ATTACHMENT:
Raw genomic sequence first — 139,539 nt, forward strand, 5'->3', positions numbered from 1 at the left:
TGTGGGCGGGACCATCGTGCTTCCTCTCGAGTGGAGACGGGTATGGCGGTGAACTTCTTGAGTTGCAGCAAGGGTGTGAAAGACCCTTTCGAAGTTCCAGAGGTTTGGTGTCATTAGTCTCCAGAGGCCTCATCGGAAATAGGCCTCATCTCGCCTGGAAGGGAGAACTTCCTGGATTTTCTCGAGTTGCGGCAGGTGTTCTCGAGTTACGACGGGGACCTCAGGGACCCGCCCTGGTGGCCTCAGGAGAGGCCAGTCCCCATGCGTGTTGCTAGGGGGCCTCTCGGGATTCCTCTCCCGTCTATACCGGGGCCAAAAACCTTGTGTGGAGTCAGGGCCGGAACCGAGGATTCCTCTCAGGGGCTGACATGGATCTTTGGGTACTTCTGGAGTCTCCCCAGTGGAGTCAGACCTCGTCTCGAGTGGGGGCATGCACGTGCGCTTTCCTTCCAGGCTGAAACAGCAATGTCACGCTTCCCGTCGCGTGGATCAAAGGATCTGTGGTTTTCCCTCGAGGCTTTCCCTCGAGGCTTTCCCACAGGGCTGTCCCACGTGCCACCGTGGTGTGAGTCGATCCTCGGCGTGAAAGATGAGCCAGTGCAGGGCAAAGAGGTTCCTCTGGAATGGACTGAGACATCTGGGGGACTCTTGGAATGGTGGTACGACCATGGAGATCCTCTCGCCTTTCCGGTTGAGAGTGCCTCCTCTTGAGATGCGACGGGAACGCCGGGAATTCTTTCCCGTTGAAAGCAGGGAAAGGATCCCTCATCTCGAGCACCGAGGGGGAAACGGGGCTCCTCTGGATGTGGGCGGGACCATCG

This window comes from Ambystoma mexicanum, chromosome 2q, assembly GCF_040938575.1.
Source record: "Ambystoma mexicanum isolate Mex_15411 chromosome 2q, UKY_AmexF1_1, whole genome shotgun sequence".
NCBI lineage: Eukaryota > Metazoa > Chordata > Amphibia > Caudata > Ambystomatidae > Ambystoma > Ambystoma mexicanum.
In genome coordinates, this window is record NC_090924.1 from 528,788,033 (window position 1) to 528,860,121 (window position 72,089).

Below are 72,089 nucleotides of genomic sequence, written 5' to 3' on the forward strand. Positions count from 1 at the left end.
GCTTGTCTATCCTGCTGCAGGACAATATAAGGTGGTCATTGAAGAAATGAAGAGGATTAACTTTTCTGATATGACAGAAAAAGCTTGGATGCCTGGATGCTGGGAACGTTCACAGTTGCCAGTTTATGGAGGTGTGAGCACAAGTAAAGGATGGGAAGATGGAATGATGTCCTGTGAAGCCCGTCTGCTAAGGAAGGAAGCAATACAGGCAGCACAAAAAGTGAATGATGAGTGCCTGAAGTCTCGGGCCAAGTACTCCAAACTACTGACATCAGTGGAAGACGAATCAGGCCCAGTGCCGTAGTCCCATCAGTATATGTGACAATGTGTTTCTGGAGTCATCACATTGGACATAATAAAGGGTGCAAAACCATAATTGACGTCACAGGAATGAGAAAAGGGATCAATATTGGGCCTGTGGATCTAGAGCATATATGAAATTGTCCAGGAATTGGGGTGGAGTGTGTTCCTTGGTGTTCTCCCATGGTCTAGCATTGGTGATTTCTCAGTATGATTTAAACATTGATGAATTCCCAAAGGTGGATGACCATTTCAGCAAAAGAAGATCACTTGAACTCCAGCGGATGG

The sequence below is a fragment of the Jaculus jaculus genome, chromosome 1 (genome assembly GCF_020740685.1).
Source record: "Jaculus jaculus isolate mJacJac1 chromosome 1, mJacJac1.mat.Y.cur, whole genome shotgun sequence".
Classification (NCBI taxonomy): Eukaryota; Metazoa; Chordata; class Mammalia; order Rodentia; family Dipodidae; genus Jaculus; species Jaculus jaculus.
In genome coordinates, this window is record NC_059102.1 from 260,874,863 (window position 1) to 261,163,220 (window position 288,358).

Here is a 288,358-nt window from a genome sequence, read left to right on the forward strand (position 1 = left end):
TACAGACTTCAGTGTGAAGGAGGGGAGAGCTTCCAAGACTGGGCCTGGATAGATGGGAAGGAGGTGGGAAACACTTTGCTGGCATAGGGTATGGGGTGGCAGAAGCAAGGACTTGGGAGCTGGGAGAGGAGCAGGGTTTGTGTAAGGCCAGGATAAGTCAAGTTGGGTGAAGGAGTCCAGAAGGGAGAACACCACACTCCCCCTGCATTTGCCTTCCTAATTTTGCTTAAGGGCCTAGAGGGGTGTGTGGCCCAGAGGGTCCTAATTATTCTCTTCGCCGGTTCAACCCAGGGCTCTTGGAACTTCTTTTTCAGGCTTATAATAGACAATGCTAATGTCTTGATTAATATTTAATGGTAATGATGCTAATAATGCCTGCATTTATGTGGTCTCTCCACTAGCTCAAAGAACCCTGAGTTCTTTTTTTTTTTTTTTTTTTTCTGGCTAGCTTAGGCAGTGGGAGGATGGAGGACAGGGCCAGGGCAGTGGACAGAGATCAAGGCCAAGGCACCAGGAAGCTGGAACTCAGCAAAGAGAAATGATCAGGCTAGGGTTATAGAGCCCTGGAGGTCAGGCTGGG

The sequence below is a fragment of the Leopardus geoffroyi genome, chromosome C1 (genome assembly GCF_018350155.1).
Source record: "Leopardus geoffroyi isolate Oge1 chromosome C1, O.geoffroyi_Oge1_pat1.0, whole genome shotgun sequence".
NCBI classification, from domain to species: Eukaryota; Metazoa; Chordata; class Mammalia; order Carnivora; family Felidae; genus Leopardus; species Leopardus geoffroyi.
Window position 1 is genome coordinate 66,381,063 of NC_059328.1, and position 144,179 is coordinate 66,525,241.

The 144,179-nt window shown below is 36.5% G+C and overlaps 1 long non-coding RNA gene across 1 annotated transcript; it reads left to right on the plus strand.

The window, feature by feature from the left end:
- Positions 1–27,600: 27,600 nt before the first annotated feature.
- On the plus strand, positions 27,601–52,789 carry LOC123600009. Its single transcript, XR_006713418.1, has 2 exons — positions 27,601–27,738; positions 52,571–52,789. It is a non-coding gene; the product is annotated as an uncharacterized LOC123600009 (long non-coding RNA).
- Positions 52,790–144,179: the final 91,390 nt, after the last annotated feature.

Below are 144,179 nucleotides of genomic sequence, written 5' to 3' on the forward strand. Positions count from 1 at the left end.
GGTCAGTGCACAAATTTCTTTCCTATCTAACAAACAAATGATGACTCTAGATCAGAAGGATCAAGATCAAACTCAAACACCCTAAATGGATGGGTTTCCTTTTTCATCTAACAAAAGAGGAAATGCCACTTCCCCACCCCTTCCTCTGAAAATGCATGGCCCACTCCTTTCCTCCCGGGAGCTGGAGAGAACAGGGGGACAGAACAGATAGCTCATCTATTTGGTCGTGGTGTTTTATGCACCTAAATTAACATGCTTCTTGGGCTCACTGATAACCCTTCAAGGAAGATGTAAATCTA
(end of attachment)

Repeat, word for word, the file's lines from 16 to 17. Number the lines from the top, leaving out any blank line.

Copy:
Source record: "Leopardus geoffroyi isolate Oge1 chromosome C1, O.geoffroyi_Oge1_pat1.0, whole genome shotgun sequence".
NCBI classification, from domain to species: Eukaryota; Metazoa; Chordata; class Mammalia; order Carnivora; family Felidae; genus Leopardus; species Leopardus geoffroyi.